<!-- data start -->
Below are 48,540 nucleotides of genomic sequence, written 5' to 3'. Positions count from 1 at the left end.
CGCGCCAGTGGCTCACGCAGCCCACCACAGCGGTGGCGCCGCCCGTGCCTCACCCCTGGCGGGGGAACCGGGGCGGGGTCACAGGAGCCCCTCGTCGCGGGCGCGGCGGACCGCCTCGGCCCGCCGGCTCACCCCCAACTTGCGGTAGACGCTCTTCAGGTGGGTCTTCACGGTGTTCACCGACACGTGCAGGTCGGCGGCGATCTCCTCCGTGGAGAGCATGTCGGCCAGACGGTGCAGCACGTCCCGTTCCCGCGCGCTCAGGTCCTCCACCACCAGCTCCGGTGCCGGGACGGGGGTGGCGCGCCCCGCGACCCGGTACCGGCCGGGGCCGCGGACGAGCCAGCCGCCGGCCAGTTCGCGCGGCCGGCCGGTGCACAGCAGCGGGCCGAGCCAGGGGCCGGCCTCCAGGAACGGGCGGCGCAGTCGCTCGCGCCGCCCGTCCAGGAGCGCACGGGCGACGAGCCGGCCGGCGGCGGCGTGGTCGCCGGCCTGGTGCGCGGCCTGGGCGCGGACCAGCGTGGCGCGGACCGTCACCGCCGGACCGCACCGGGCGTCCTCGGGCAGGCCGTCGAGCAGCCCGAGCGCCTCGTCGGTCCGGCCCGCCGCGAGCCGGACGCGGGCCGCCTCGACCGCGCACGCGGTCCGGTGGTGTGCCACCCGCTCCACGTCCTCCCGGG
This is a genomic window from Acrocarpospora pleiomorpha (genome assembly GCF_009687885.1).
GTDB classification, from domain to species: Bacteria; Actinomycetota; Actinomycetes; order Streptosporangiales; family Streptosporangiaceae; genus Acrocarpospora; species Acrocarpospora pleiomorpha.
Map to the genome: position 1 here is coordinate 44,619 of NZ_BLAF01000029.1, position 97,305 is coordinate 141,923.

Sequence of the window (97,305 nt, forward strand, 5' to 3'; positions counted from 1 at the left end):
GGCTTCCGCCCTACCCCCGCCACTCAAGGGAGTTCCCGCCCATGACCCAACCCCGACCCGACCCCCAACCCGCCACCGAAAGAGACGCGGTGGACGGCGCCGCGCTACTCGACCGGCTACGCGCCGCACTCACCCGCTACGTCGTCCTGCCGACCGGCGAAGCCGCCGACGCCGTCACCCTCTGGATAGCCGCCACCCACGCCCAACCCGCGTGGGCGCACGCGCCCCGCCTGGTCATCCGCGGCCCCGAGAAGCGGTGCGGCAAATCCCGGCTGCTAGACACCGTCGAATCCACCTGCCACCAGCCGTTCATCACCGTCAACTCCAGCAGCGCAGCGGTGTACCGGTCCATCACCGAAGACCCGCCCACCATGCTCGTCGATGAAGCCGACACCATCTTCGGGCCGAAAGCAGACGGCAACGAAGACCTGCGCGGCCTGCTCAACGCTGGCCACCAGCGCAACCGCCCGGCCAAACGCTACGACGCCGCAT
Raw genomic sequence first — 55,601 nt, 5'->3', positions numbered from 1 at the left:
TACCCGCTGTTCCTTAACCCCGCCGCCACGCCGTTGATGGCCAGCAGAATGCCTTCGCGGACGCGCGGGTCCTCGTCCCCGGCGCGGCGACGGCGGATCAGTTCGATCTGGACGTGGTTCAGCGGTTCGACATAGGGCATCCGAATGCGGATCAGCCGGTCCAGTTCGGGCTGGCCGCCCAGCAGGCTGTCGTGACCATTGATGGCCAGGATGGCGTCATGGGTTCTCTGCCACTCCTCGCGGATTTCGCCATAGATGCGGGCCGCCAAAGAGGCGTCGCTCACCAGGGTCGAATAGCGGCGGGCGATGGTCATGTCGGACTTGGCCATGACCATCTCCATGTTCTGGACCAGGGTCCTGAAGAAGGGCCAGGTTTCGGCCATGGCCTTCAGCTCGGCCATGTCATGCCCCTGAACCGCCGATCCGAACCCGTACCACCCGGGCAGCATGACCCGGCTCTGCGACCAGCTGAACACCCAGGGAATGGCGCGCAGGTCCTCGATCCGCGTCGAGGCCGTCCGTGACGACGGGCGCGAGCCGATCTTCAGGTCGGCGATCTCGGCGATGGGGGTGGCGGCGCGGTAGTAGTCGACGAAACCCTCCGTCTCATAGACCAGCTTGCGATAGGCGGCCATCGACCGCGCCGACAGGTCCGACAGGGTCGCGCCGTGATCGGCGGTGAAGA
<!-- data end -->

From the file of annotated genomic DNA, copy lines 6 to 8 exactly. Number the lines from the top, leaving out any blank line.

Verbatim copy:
Sequence of the window (97,305 nt, forward strand, 5' to 3'; positions counted from 1 at the left end):
GGCTTCCGCCCTACCCCCGCCACTCAAGGGAGTTCCCGCCCATGACCCAACCCCGACCCGACCCCCAACCCGCCACCGAAAGAGACGCGGTGGACGGCGCCGCGCTACTCGACCGGCTACGCGCCGCACTCACCCGCTACGTCGTCCTGCCGACCGGCGAAGCCGCCGACGCCGTCACCCTCTGGATAGCCGCCACCCACGCCCAACCCGCGTGGGCGCACGCGCCCCGCCTGGTCATCCGCGGCCCCGAGAAGCGGTGCGGCAAATCCCGGCTGCTAGACACCGTCGAATCCACCTGCCACCAGCCGTTCATCACCGTCAACTCCAGCAGCGCAGCGGTGTACCGGTCCATCACCGAAGACCCGCCCACCATGCTCGTCGATGAAGCCGACACCATCTTCGGGCCGAAAGCAGACGGCAACGAAGACCTGCGCGGCCTGCTCAACGCTGGCCACCAGCGCAACCGCCCGGCCAAACGCTACGACGCCGCAT
Raw genomic sequence first — 55,601 nt, 5'->3', positions numbered from 1 at the left: